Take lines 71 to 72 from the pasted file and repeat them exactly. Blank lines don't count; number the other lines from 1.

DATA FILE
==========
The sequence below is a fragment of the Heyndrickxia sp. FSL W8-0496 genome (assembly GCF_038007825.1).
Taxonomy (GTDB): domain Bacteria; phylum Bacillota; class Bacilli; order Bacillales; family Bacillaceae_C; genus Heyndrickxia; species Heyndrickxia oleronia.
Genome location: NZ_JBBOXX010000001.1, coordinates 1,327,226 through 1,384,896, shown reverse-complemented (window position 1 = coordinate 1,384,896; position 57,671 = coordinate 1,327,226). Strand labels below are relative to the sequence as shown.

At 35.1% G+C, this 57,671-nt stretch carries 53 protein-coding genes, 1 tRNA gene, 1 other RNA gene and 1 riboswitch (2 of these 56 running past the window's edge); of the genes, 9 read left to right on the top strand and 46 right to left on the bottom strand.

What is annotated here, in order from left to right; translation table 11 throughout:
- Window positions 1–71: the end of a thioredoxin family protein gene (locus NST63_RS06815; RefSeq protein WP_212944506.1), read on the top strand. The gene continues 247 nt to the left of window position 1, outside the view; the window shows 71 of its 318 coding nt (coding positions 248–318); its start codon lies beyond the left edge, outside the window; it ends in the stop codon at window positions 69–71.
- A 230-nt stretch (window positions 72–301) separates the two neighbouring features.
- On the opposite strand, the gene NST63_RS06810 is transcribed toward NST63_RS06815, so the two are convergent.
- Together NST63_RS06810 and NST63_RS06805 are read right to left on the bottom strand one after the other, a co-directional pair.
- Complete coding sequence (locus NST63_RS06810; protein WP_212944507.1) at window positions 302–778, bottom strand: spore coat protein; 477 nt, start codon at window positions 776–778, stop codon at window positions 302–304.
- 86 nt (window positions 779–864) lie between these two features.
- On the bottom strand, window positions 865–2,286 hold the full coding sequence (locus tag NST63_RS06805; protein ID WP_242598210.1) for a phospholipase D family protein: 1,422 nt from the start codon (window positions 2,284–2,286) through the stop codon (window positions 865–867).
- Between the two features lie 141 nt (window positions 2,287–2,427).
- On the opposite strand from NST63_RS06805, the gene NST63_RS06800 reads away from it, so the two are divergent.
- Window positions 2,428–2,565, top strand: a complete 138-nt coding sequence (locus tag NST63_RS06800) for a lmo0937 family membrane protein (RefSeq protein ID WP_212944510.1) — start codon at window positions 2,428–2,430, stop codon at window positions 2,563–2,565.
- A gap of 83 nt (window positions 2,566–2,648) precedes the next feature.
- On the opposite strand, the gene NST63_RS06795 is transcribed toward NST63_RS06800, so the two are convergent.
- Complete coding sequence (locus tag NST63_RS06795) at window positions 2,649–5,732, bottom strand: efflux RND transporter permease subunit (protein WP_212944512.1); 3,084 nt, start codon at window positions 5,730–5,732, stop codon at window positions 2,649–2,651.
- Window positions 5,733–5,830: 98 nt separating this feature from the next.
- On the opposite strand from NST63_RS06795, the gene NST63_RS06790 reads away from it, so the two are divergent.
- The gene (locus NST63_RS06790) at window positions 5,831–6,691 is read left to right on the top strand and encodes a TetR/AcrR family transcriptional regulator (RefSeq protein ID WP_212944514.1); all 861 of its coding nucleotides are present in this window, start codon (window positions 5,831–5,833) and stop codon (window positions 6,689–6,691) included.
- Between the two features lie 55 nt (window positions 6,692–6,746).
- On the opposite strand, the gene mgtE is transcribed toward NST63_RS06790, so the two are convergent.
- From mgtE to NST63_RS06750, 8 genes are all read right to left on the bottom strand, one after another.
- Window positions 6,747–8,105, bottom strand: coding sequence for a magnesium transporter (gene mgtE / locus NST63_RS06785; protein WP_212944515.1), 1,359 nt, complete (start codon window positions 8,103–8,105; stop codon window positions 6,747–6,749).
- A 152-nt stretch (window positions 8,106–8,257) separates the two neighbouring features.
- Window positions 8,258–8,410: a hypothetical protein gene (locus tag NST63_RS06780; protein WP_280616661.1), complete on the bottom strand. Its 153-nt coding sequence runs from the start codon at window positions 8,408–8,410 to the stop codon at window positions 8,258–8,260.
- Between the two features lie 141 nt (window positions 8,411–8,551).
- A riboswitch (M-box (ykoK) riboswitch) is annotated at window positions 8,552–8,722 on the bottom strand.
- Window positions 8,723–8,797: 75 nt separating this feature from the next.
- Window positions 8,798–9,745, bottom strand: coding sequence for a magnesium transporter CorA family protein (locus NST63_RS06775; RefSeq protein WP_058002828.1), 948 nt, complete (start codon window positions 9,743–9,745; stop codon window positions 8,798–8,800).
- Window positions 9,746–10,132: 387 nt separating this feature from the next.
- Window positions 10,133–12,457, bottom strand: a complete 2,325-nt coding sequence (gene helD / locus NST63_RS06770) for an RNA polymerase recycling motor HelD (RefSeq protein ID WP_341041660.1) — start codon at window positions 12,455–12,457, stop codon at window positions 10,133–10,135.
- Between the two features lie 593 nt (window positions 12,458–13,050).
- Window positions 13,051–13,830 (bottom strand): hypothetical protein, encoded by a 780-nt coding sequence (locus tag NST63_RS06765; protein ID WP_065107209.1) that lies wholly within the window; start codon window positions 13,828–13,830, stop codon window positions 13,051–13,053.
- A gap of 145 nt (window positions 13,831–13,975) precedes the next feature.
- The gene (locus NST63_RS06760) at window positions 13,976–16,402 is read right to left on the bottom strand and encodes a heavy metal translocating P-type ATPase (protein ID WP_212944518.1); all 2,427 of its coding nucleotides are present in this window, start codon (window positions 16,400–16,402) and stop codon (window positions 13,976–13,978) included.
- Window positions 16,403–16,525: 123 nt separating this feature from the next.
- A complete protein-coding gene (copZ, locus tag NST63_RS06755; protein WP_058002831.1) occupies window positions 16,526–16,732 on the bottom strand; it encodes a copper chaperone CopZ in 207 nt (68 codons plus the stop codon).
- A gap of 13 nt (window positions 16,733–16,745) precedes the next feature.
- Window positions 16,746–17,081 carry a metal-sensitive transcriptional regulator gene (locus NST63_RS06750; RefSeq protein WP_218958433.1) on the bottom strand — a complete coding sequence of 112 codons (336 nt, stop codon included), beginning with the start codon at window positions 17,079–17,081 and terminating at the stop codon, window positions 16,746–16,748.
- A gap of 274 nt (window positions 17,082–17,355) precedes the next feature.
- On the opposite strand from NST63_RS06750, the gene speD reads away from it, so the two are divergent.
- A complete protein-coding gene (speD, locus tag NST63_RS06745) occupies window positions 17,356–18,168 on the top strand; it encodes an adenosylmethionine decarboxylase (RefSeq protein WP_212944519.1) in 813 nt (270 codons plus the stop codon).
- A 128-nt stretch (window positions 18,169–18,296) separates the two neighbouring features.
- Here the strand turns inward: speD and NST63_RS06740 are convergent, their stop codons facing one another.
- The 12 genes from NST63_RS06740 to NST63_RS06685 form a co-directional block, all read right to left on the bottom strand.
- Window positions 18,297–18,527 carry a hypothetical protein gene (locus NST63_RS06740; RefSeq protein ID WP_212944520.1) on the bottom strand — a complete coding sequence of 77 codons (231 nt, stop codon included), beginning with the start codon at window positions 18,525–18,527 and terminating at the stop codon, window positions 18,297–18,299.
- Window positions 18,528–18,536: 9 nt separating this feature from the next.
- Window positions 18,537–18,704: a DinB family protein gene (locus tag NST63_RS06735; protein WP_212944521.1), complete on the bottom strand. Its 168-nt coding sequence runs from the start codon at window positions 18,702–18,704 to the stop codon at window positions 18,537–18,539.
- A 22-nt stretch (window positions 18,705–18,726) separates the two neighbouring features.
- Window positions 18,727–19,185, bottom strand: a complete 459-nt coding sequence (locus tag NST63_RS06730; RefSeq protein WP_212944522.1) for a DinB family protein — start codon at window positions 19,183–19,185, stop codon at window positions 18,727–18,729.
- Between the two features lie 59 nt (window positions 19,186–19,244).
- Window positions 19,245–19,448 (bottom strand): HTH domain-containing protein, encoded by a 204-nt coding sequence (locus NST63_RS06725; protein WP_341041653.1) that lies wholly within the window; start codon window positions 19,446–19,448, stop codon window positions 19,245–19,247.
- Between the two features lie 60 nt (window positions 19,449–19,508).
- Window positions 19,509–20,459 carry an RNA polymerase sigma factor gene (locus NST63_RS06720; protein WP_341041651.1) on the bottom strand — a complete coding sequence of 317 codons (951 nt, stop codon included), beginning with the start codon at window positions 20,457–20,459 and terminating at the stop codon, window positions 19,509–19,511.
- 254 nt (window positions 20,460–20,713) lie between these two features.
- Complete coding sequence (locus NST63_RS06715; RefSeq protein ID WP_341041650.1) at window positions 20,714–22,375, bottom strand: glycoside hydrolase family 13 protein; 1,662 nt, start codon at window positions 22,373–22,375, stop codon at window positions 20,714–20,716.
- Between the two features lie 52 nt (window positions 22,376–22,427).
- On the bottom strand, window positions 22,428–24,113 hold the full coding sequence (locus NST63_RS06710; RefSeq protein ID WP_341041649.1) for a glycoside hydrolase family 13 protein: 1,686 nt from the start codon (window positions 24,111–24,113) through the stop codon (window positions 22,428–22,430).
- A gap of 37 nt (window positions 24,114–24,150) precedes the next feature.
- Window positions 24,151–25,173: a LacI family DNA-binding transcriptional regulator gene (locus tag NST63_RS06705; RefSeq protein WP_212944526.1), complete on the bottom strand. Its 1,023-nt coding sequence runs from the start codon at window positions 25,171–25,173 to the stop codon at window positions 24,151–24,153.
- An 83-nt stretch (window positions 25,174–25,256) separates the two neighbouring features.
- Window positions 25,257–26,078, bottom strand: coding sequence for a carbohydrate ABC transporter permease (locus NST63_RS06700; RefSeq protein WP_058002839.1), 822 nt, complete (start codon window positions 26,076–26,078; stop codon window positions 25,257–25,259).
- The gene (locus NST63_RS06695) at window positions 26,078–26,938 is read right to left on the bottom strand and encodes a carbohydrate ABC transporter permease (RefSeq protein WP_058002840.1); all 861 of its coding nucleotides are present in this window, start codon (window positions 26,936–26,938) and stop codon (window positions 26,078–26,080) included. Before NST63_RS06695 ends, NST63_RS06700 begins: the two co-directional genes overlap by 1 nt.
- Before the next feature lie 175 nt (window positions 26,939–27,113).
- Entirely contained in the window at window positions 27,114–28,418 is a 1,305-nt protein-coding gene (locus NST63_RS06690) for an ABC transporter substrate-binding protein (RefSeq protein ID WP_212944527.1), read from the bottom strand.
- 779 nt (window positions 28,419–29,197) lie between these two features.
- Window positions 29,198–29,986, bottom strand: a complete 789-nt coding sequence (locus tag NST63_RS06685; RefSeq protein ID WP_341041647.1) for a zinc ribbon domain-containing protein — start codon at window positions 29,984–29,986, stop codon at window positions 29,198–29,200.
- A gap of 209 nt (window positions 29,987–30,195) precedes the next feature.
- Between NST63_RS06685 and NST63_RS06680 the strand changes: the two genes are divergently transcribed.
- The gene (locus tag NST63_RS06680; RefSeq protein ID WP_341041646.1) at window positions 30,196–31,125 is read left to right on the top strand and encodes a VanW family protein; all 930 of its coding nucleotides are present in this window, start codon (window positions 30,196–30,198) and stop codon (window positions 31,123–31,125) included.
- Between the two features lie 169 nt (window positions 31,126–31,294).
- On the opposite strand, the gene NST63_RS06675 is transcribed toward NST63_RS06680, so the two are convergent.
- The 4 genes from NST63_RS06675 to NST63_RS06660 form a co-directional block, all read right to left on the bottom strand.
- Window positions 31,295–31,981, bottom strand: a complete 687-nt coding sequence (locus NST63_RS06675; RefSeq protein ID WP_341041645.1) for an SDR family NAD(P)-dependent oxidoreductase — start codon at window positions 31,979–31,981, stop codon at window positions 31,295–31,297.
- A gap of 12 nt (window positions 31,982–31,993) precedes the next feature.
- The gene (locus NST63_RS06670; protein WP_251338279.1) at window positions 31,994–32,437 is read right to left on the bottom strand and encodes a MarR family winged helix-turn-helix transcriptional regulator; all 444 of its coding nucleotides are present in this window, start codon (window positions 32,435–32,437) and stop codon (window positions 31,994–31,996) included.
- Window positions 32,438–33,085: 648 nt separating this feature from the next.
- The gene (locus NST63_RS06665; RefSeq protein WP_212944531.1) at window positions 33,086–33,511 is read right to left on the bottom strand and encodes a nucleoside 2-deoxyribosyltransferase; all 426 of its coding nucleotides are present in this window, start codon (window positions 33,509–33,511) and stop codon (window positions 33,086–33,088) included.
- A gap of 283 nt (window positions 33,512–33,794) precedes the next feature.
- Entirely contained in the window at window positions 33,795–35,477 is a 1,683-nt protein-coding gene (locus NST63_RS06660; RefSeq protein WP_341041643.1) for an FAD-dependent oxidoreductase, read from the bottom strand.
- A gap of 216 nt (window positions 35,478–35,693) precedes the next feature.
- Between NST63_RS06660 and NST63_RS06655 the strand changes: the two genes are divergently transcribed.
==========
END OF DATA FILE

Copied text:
- Between NST63_RS06685 and NST63_RS06680 the strand changes: the two genes are divergently transcribed.
- The gene (locus tag NST63_RS06680; RefSeq protein ID WP_341041646.1) at window positions 30,196–31,125 is read left to right on the top strand and encodes a VanW family protein; all 930 of its coding nucleotides are present in this window, start codon (window positions 30,196–30,198) and stop codon (window positions 31,123–31,125) included.